Local and state business leaders were not surprised to see Jersey City rank sixth in the nation in U-Haul’s recent Top U.S. Growth Cities Report for 2012, up from 29th in 2011.
The report was compiled from more than 1.6 million U-Haul one-way truck transactions occurring during a 12-month period. Growth cities are determined by calculating the percentage of inbound moves vs. outbound moves for each area.
Among cities with more than 5,000 families moving, Pittsburgh took the top spot with the highest percentage of growth, at 9.04 percent. Jersey City’s growth was 5.16 percent.
Nieves said that young people who have no interest in suburban life and retiring baby boomers who are downsizing have taken up residence in Jersey City in recent years. It’s also popular with immigrants.
“Jersey City and Hudson County have always been gateway communities for those types of folks,” Nieves said.
Scott Goldstein, communications manager for the New Jersey Chamber of Commerce, is not surprised by the influx of people to New Jersey as a whole, pointing to the Garden State’s average household income of more than $67,458, the third highest in the country, and job gains in 2012.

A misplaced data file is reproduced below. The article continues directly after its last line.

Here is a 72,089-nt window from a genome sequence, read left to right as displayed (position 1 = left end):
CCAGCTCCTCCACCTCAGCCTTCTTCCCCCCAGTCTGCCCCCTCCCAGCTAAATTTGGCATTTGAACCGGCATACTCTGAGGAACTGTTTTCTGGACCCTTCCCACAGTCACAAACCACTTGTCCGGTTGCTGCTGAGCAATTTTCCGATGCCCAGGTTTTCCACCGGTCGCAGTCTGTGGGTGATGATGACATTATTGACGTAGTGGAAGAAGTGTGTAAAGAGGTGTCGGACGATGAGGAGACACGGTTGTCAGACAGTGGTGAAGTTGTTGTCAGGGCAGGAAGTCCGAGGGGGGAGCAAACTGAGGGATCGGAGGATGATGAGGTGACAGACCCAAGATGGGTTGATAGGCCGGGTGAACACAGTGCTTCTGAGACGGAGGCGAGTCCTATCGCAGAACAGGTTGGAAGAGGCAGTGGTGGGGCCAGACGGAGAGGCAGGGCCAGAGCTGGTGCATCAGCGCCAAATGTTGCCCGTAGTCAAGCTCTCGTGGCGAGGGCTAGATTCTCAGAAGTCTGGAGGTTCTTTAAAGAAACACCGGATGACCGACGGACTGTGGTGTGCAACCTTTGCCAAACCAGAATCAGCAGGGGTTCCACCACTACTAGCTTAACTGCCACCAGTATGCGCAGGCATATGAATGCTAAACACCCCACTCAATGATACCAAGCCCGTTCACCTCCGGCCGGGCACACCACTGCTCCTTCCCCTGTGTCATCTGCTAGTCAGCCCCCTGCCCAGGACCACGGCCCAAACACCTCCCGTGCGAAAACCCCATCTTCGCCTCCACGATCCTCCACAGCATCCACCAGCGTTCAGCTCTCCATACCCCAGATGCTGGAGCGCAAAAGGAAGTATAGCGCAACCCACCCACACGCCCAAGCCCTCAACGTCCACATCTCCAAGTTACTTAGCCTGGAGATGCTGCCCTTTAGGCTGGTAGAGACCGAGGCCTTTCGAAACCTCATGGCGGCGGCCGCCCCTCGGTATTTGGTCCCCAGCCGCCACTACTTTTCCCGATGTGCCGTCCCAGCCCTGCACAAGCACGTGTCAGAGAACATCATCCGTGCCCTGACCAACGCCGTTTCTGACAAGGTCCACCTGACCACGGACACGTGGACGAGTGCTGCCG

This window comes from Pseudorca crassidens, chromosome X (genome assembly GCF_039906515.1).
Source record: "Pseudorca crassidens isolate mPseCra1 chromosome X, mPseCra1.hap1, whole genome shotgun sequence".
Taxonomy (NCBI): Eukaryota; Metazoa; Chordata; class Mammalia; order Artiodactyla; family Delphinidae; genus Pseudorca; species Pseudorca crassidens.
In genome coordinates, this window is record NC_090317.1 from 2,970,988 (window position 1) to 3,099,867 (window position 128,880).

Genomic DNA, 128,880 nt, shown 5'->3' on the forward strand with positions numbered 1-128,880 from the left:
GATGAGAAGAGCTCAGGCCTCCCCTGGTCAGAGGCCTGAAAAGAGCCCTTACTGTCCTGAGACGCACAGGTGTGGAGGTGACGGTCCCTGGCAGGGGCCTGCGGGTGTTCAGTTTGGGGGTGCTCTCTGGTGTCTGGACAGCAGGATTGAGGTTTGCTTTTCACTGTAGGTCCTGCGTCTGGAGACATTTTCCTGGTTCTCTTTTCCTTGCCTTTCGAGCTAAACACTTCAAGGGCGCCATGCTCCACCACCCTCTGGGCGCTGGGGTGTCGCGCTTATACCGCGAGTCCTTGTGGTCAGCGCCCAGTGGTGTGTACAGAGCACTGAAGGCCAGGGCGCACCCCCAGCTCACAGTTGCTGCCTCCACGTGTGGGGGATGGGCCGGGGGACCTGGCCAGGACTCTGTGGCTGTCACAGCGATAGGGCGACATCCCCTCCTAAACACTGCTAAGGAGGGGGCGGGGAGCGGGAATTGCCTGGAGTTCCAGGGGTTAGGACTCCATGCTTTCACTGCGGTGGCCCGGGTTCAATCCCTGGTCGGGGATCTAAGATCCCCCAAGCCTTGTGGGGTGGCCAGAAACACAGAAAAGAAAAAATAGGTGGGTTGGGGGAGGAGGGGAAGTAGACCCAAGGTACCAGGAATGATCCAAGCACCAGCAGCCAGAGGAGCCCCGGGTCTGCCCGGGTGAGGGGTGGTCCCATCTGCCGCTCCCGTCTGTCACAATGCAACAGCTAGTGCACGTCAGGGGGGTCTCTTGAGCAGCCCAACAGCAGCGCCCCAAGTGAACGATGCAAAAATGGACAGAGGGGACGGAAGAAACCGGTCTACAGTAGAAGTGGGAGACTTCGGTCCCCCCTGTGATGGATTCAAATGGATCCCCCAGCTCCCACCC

“Meanwhile, Forbes ranked New Jersey number five among all states in quality of life. We have exceptional public schools, 130 miles of beaches, a diverse population, and we are located between two of the best cities in the world, New York City and Philadelphia. And with all due respect to New York City, we have the best pizza in the world,” Goldstein said.
“A bipartisan Red Tape Commission is cutting through bureaucracy and making it easier for businesses to flourish,” she said. “In addition, lower taxes are making it easier to establish and grow a business and create jobs.”